So it took me less than a year to lose my pancreas.
Take care of yourself! :0)

Phewww :33 Ok, thank you! That's a relief, it's nice to not have to stress about bolusing for now. I'm grateful to be so lucky. I'll definitely make sure to take my insulin every night. Do you recommend using alarms?

Is there anything I can do to counteract that? I feel like my body is starting to get used to the lows. Yesterday I had a low in the 50's and I didn't even know.

Yes sir! Thank you for the advice :) I didn't even realize my pancreas might still be making insulin >_<

Make sure you test yourself regularly. Myself I actually function NORMALLY when my blood sugar is in the toilet (I am talking low 40's)and I don't become aware of it until my meter tells me so. Definitely make it a habit to test me and then treat the lows before they get out of hand.

Having a low that low and not being aware of it is really scary. Usually, I only test before meals and, of course, when I feel high or low. I should probably test more often, just to be sure what my sugar is. Thank you :D

I know it's only early days for you, Jay, and your numbers are still in range. But, as a Type 1 you should probably get into the habit of more regular testing. In the early days testing can give you good information such as how certain foods affect your blood sugar (2 hours after meals) and how your basal is functioning to control your blood sugar (fasting, between meals and bedtime). Once you start on bolus you will need to test to see if a correction is needed. When you have a low you want to test after treating to make sure it's come up. And it's always important for safety to test before sleeping or driving. Yeah, I know: It's a PITA!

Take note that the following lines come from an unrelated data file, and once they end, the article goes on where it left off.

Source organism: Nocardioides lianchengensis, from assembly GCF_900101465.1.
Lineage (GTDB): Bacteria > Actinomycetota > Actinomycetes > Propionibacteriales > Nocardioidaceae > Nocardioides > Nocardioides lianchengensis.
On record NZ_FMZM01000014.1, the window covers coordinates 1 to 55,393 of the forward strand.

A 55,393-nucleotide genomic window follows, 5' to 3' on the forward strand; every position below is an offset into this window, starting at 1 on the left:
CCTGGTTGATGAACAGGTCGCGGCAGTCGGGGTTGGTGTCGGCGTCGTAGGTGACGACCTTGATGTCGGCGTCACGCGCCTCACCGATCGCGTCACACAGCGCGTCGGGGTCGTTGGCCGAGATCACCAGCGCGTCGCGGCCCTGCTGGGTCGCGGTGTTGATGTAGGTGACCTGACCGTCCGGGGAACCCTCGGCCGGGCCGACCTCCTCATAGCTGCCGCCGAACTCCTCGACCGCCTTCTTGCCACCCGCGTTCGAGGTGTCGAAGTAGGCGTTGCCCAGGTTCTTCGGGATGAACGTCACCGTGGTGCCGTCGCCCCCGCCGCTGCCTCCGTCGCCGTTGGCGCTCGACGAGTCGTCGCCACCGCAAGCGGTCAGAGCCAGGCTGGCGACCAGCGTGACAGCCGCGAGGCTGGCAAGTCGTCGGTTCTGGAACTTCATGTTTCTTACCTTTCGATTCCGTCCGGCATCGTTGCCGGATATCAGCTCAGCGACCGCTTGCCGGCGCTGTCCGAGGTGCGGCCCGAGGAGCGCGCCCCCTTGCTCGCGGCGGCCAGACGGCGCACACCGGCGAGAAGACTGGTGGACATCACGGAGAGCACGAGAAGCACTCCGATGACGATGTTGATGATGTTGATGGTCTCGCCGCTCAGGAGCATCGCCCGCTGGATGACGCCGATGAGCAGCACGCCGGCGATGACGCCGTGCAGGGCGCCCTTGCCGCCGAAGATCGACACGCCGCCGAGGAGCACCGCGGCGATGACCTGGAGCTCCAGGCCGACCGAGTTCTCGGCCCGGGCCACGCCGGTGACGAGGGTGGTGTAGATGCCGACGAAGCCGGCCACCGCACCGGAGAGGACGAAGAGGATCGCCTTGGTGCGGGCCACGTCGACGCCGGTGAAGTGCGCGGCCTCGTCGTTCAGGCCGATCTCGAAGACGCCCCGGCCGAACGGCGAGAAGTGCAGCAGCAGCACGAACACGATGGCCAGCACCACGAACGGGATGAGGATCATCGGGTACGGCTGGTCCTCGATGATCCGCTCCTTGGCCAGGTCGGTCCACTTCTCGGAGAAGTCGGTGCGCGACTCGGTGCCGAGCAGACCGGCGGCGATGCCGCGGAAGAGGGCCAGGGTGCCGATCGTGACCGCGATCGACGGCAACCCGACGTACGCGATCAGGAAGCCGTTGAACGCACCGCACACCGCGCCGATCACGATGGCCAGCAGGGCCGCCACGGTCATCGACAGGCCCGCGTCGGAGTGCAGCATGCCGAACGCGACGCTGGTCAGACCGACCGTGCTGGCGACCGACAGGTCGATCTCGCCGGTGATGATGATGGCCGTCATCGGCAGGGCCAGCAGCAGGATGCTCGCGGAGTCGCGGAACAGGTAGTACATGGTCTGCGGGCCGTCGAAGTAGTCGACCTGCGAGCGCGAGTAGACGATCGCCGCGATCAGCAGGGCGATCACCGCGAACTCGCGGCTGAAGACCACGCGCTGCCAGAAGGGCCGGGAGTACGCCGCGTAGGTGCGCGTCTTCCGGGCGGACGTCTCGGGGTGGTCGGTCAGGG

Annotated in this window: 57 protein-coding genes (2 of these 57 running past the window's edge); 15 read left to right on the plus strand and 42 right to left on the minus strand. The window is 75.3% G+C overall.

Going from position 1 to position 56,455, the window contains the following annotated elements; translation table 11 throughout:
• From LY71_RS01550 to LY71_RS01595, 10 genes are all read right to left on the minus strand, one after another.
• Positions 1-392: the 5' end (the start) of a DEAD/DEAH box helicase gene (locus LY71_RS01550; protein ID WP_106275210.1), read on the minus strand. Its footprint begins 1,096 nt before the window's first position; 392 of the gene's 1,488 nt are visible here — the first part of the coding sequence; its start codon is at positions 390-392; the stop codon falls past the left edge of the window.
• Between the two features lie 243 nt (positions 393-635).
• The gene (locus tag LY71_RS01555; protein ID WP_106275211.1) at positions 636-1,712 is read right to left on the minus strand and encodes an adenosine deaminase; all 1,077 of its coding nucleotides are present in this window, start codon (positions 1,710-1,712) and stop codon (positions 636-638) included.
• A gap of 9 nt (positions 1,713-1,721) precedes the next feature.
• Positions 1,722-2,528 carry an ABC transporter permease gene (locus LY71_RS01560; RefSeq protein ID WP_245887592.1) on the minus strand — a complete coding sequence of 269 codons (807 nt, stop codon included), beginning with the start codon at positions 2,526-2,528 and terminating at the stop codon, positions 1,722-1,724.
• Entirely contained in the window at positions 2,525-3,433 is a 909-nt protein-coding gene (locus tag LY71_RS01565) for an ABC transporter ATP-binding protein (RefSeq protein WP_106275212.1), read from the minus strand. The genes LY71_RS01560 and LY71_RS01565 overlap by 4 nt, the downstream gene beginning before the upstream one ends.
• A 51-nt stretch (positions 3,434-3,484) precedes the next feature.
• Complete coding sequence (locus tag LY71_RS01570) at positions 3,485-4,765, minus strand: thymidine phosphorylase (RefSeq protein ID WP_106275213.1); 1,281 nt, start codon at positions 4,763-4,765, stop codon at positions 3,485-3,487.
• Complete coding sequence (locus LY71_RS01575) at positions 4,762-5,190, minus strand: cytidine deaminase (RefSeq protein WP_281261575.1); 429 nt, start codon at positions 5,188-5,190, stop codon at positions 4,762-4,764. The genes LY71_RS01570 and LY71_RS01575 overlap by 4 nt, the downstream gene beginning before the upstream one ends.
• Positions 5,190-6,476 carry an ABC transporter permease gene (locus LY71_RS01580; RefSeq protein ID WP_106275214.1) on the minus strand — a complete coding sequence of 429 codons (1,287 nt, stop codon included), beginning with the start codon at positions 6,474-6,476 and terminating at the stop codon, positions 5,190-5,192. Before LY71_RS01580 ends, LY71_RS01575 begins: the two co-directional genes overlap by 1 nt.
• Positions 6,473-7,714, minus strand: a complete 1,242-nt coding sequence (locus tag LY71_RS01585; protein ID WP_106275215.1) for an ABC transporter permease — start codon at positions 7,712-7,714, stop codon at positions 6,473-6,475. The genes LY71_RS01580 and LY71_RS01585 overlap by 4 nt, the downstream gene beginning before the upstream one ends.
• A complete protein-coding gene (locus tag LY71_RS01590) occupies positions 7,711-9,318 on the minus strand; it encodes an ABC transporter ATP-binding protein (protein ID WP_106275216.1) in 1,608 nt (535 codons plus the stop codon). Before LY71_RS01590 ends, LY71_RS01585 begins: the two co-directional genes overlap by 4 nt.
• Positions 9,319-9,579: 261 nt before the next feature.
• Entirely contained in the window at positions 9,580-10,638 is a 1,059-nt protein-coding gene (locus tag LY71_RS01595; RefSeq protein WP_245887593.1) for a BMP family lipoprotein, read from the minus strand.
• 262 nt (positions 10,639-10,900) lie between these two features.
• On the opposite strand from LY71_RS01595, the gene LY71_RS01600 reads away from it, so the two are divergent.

I'd definitely set myself an alarm if I was forgetting. Either that or add it to whatever ritual you have for bedtime. ::Check twitter - take basal - brush teeth - check blood sugar::

Good luck! :)

Lol yes, sometimes it definitely is! How often a day would you say I should test?

Hi Jay, I am also fairly new to this being Dx on 11/1/12. I usually test about 8 times per day. First thing in the morning, before/after each meal, and before bed. I am taking Lantus and Humalog both currently though, as I need to bolus for my meals. I have found that i can get a better picture of what my BG is doing testing this many times per day, and also how various foods are effecting my BG.

Sorry to hear about the diagnosis-never a happy thing. I use (or would use) the same combination, Lantus and Humalog. And I was going to try to analyze the effects of certain foods on my blood sugar, but I wasn't sure it would be accurate since my body won't react the same once my honeymoon phase is over. How, I have found that white sugar seems to skyrocket my BG. For example, I usually eat a mouthful (Yes LOL pure sugar) before I go jogging, because that'll keep my BG steady and up the whole time. But too much obviously, is bad. One morning I was really, really hungry so I had 3 bowls of cereal, with like 3/4 of a cup of sugar >< My BG was 417 by the middle of 1st period @_@

I didn't use an alarm, but I did take my Lantus at the same time every night. When I bolus, I also always bolus before I eat. If I don't do these things, it's easier to forget. An alarm might be a good idea if that's something that works for you (I do use an alarm for other things, like watering my plants, etc.).

When I started on the pump, the nurse told me that Lantus can hang around somewhat for up to a week. About a week after starting my blood sugars suddenly shot up to around 250 and wouldn't come down until we upped my basal rate. She said that was probably the last of the Lantus wearing off!

It may not be the sugar alone ... cereal is an arch enemy of many diabetics.